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Incentivizing schooling for learning : evidence on the impact of alternative targeting approaches

  • Barrera-Osorio, Felipe
  • Filmer, Deon

This paper evaluates a primary school scholarship program in Cambodia with two different targeting mechanisms, one based on poverty level and the other on baseline test scores ("merit"). Both targeting mechanisms increased enrollment and attendance. However, only the merit-based targeting induced positive effects on test scores. The paper shows that the asymmetry of response is unlikely to have been driven by differences between recipients'characteristics. Higher student and family effort among beneficiaries of the merit-based scholarships suggest that the framing of the scholarship mattered for impact. The results suggest that in order to balance equity and efficiency, a two-step targeting approach might be preferable: first, target low-income individuals, and then, among them, target based on merit.

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Paper provided by The World Bank in its series Policy Research Working Paper Series with number 6541.

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Date of creation: 01 Jul 2013
Handle: RePEc:wbk:wbrwps:6541
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  1. Kremer, Michael & Miguel, Edward & Thornton, Rebecca & Ozier, Owen, 2005. "Incentives to learn," Policy Research Working Paper Series 3546, The World Bank.
  2. Sylvie Moulin & Michael Kremer & Paul Glewwe, 2009. "Many Children Left Behind? Textbooks and Test Scores in Kenya," American Economic Journal: Applied Economics, American Economic Association, vol. 1(1), pages 112-35, January.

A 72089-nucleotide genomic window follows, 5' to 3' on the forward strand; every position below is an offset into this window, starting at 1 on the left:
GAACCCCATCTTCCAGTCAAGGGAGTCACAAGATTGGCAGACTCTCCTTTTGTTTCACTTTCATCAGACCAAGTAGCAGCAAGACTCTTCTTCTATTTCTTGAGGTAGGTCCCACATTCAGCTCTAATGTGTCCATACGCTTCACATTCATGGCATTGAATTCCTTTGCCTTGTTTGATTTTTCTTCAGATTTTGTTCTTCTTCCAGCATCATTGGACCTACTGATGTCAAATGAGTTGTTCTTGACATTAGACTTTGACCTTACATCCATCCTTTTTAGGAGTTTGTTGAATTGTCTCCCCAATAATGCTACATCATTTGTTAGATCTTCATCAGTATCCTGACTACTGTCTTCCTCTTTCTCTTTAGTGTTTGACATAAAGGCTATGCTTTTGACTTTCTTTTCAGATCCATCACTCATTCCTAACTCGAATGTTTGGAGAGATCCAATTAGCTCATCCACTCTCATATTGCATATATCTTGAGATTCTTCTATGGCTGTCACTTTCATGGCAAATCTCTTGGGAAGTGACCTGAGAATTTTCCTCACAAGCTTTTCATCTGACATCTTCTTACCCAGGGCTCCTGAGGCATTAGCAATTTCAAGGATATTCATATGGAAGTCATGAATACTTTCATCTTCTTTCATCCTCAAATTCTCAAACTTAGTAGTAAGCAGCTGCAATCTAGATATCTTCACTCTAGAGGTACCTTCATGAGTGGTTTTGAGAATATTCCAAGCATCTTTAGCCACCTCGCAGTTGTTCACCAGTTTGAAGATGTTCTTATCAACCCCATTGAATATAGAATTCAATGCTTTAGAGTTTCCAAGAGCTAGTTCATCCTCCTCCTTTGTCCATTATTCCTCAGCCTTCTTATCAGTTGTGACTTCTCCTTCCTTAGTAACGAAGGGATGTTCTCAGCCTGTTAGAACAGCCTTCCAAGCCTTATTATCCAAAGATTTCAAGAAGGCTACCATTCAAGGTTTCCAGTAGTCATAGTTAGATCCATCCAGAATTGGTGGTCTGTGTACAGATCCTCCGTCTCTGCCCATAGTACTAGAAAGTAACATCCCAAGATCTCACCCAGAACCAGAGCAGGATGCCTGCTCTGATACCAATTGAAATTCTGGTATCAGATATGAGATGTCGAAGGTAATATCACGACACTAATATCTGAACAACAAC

3. Tania Barham & Karen Macours & John A. Maluccio, 2013. "More Schooling and More Learning?: Effects of a Three-Year Conditional Cash Transfer Program in Nicaragua after 10 Years," IDB Publications (Working Papers) 81801, Inter-American Development Bank.
  4. Eric Hanushek & Ludger Woessmann, 2008. "The Role of Cognitive Skills in Economic Development," Discussion Papers 07-034, Stanford Institute for Economic Policy Research.
  5. Sarah Baird & Craig McIntosh & Berk Özler, 2011. "Cash or Condition? Evidence from a Cash Transfer Experiment," The Quarterly Journal of Economics, Oxford University Press, vol. 126(4), pages 1709-1753.
  6. Esther Duflo & Pascaline Dupas & Michael Kremer, 2008. "Peer Effects, Teacher Incentives, and the Impact of Tracking: Evidence from a Randomized Evaluation in Kenya," NBER Working Papers 14475, National Bureau of Economic Research, Inc.
  7. T. Paul Schultz, 2001. "School Subsidies for the Poor: Evaluating the Mexican Progresa Poverty Program," Working Papers 834, Economic Growth Center, Yale University.
  8. Jere R. Behrman & Susan W. Parker & Petra E. Todd, 2005. "Long-Term Impacts of the Oportunidades Conditional Cash Transfer Program on Rural Youth in Mexico," Ibero America Institute for Econ. Research (IAI) Discussion Papers 122, Ibero-America Institute for Economic Research.